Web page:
The poster effect is almost certainly different. There is no magnification involved. I managed to do it and it is a matter of focusing on a plane other than the surface of the poster, but there is only one right one. And once you bring the image out there is no magnification of the dots in the printing or the fibers in the paper, as there allegedly is in the Don Juan technique.

    I actually wouldn't reccomend anyone try it because success may simply mean you have triggered a seizure in your occipital lobe. The time I tried it I didnt know anything about simple partial seizures.

    Oliver Sacks tells the story of a man who banged the side of his head in a car accident and, without ever losing consciousness from it, lost all his ability to see colors. The world became a lead-gray place for him. In addition, though, he mentioned that he had acquired the vision of an eagle. He said he could see a worm wriggling at 200 yards. For some strange reason Sacks ignored the effect on the mans distance vision, and the whole story was concentrated on the problem of total color-blindedness. I was much more intrigued by his mention of the other thing.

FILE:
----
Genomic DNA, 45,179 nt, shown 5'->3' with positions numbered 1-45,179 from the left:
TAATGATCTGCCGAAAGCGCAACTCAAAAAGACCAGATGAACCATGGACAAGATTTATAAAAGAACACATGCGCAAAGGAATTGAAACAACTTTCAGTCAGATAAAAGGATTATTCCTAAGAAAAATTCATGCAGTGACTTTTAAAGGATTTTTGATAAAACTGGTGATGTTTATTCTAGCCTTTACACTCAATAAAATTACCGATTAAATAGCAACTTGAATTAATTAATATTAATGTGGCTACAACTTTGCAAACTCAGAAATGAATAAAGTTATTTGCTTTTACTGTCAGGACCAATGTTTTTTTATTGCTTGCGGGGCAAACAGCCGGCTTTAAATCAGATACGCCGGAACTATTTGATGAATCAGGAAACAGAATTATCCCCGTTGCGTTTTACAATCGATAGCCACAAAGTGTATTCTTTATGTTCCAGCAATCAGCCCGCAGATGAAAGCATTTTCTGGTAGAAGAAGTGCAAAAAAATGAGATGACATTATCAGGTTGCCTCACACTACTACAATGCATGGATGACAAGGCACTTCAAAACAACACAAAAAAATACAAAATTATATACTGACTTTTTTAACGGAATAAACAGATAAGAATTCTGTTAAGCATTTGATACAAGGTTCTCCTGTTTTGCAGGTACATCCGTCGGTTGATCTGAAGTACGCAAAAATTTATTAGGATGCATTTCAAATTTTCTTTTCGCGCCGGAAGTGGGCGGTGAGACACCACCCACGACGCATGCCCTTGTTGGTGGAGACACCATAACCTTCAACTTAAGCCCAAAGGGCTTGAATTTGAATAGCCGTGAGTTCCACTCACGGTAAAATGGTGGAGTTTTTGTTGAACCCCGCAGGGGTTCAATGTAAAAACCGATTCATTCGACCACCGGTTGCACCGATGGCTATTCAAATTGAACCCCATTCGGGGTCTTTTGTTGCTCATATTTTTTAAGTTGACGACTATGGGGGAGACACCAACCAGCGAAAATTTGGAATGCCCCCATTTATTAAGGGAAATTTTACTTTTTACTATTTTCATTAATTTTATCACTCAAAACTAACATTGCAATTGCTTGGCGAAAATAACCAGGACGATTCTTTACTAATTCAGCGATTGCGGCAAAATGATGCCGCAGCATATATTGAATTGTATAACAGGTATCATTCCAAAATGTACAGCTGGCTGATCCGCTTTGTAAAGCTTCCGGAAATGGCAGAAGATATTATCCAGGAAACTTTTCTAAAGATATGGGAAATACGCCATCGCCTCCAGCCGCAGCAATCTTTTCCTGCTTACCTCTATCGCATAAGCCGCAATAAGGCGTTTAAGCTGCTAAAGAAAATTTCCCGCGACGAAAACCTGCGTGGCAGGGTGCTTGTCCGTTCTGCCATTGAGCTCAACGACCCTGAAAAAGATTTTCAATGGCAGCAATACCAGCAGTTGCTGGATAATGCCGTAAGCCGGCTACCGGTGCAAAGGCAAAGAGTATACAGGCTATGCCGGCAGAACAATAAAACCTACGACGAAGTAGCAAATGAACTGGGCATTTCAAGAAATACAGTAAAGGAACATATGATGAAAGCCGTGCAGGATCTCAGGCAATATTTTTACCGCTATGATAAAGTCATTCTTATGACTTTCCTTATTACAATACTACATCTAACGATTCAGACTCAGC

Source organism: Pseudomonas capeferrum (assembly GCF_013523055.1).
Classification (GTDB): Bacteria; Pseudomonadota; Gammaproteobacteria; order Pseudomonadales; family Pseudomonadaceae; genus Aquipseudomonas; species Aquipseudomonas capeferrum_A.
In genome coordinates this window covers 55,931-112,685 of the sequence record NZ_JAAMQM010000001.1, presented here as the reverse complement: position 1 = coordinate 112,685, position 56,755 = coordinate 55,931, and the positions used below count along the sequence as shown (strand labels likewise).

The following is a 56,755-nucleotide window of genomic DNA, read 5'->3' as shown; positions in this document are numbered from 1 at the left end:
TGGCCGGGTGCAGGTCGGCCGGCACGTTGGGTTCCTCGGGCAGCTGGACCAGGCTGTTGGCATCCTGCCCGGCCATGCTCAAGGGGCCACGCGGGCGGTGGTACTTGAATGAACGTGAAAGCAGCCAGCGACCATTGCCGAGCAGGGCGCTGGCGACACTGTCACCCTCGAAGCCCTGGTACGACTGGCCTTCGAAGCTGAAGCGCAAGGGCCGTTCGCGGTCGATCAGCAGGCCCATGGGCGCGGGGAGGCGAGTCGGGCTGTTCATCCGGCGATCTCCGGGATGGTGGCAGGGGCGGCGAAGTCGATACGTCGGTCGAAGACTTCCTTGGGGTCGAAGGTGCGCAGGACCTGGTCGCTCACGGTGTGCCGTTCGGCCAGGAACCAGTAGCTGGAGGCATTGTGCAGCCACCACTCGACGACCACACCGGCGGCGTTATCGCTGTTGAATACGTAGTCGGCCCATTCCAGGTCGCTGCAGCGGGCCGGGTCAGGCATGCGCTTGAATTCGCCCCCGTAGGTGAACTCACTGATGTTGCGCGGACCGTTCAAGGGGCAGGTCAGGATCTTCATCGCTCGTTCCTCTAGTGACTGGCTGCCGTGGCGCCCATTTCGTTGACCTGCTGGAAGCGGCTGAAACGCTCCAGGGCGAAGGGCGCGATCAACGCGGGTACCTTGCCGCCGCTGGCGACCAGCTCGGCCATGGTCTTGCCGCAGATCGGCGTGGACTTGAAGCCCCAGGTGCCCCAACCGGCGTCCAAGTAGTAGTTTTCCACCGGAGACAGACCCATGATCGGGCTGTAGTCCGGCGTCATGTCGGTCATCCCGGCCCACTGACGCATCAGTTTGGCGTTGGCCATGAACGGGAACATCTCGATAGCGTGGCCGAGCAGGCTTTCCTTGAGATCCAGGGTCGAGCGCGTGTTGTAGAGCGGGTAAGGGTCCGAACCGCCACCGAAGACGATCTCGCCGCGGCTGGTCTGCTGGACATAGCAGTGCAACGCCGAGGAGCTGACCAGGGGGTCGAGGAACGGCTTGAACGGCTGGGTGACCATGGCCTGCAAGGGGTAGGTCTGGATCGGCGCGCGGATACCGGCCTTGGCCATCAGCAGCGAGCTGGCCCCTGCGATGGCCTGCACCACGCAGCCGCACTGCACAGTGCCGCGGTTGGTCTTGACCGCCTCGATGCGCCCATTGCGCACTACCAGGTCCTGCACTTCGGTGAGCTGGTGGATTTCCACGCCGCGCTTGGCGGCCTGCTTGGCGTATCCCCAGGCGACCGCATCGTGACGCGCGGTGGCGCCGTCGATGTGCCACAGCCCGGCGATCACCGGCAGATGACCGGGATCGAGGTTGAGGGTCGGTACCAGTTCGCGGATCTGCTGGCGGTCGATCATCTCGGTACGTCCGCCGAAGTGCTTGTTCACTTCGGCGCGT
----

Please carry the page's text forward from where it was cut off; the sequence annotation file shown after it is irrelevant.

13. Oct 14, 2003 #12

    Doc

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    This may sound a bit wierd, but I have actually been shocked on the head a number of times. Electric fences is where I have been hit. Most of the time that I can remember it gets dark when I get zapped. I attribute it to the fact that the electric current causes the muscles in my face to contract and close my eyes. Can't say anything about magnification though.